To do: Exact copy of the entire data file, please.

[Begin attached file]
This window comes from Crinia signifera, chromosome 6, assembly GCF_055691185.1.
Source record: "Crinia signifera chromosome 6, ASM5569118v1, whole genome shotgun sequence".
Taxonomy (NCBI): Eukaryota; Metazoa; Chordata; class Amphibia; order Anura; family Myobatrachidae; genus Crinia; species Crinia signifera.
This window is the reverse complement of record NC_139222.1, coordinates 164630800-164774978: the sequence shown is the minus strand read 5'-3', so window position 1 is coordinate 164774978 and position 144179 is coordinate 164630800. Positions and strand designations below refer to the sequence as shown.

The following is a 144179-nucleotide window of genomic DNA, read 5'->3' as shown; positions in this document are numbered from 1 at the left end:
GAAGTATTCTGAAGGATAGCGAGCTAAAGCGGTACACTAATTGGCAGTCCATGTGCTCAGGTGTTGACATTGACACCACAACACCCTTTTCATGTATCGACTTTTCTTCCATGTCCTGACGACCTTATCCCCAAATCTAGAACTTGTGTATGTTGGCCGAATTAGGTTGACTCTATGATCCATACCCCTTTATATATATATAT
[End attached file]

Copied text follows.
This window comes from Crinia signifera, chromosome 6, assembly GCF_055691185.1.
Source record: "Crinia signifera chromosome 6, ASM5569118v1, whole genome shotgun sequence".
Taxonomy (NCBI): Eukaryota; Metazoa; Chordata; class Amphibia; order Anura; family Myobatrachidae; genus Crinia; species Crinia signifera.
This window is the reverse complement of record NC_139222.1, coordinates 164630800-164774978: the sequence shown is the minus strand read 5'-3', so window position 1 is coordinate 164774978 and position 144179 is coordinate 164630800. Positions and strand designations below refer to the sequence as shown.

The following is a 144179-nucleotide window of genomic DNA, read 5'->3' as shown; positions in this document are numbered from 1 at the left end:
GAAGTATTCTGAAGGATAGCGAGCTAAAGCGGTACACTAATTGGCAGTCCATGTGCTCAGGTGTTGACATTGACACCACAACACCCTTTTCATGTATCGACTTTTCTTCCATGTCCTGACGACCTTATCCCCAAATCTAGAACTTGTGTATGTTGGCCGAATTAGGTTGACTCTATGATCCATACCCCTTTATATATATATAT